The book of faces told me that I couldn’t because I was no longer a member of that group.  But………but………I was a member 20 seconds ago. 

I quickly logged out of the website and logged back in.  I scanned all my groups on the left side of the screen and did not see the “Young Widow” group.  Da hell is going on?  I clicked over to my notifications and I could see alerts from the heated conversation.  I tried to click one and got the same dang message.  Not a member of the group. 

Well, don’t that just beat all?  Those funky admins kicked me out of the damn group.  My opinion was so unpopular that they felt the need to permanently remove me from their online community.  Wow.  Just wow.  Katie messaged me again to say that she couldn’t tag my name in the response that she was typing, so I told her that I had been booted.  I let her get angry but warned her against venting to the group if she still wished to stay in the good graces of those folks.  She and I are still online buddies to this day, and it’s delightful to sit on the sidelines as she approaches marriage again.

Although I have a strong personality, I’m not always the most outspoken person.  When I have something to say, you’d better believe that I’m going to say it, even if my opinion doesn’t side with the majority.  We were each granted with a brain and life experiences that have hopefully armed us with independent opinions.  I’ve never succumbed to the pressure of agreeing with the “cool kids” in order to keep the peace.  That’s not how I roll.  Yes, I was defending my buddy Katie, but really, it was more.  In her defense, I ended up defining the next part of my journey.  Thoughts and feelings that I’ve had, but had been unable to put words to suddenly sprung forth with ease.  So yeah, I allowed my feelings to be hurt for 1.2 seconds, and then I laughed myself to the point of tears.  That’s exactly the kind of “support” I don’t need.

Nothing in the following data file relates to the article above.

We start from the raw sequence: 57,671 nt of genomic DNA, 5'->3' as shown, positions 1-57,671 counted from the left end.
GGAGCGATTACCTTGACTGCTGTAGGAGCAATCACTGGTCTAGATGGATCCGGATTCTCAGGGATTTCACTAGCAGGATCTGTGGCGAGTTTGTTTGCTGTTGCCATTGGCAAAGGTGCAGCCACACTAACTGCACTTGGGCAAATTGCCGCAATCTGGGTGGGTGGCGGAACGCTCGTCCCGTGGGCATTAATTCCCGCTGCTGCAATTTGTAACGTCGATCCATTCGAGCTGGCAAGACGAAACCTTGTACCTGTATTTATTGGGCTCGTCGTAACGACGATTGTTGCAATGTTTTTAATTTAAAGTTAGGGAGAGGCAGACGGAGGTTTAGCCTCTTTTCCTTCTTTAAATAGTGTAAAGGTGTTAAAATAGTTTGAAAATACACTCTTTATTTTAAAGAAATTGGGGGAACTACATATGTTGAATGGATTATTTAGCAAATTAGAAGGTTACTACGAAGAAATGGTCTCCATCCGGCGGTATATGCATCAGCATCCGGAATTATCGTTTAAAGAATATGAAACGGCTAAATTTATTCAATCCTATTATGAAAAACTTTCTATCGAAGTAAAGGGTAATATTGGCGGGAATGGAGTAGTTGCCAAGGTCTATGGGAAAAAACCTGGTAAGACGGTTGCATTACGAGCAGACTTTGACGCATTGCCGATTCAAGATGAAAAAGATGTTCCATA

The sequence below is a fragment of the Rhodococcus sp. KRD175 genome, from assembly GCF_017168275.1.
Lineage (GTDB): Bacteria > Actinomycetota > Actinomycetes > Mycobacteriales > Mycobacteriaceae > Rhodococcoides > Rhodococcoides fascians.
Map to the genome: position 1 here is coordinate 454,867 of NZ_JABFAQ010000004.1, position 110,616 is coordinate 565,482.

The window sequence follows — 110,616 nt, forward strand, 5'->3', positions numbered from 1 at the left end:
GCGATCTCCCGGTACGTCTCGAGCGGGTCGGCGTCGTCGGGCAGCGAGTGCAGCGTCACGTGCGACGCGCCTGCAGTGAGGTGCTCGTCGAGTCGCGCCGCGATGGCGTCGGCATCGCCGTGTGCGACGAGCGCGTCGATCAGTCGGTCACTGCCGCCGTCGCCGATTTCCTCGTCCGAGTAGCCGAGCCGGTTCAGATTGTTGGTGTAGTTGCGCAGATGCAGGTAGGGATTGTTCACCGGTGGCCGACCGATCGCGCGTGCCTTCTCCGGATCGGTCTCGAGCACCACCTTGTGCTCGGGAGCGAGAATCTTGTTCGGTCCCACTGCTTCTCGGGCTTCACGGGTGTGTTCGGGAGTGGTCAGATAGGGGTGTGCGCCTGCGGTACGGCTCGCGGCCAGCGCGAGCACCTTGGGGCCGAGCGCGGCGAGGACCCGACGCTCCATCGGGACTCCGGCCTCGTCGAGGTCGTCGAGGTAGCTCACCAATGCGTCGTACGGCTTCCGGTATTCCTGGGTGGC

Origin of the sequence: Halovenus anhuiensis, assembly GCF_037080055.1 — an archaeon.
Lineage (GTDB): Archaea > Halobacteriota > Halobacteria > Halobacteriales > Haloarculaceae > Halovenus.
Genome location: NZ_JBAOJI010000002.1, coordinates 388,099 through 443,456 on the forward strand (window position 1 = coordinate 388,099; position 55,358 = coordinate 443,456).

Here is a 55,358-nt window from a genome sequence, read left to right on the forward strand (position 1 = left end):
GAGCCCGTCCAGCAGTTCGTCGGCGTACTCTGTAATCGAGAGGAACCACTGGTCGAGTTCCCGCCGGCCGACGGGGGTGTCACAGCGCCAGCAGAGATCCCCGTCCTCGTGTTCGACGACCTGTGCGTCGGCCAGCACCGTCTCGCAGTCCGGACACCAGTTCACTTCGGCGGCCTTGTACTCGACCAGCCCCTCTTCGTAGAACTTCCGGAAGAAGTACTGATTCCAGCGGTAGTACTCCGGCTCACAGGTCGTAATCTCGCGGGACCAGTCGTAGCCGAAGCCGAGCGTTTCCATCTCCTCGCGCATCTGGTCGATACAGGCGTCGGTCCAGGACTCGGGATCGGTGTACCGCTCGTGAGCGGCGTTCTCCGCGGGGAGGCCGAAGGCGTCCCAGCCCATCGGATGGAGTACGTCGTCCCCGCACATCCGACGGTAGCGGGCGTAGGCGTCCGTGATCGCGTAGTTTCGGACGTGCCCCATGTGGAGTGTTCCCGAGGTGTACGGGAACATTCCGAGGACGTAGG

I stand behind EVERY. SINGLE. THING. that I said in the group message above.

My husband died – I DID NOT.  I do not wish to die.  I am alive (and sane) through grace and mercy.   Even if he didn’t occupy my heart and my memories, my husband will forever live on through my son.  My hopes and dreams for our future are in no way proportional to the immeasurable love I had for my husband.  I pray that I meet a fantastic man who can appreciate, embrace and love the wonderful child that my husband and I made.  And, I pray that I will once again discover romantic love and experience the joy of being a wife.







The Gravity of Grief

My Guys

I’ve been unable to write for several weeks. As the frequency of my sad days and migraines increase, I must acknowledge today as one heck of a “Throwback Thursday.” Today, September 4, 2014 marks what would have been my 10th wedding anniversary.  Wow.  I wrote THIS on my anniversary in 2012 and THIS on my anniversary in 2013.  Today also marks 2 months since my hubby left this earth. Oh, and did I mention that my son started kindergarten last week?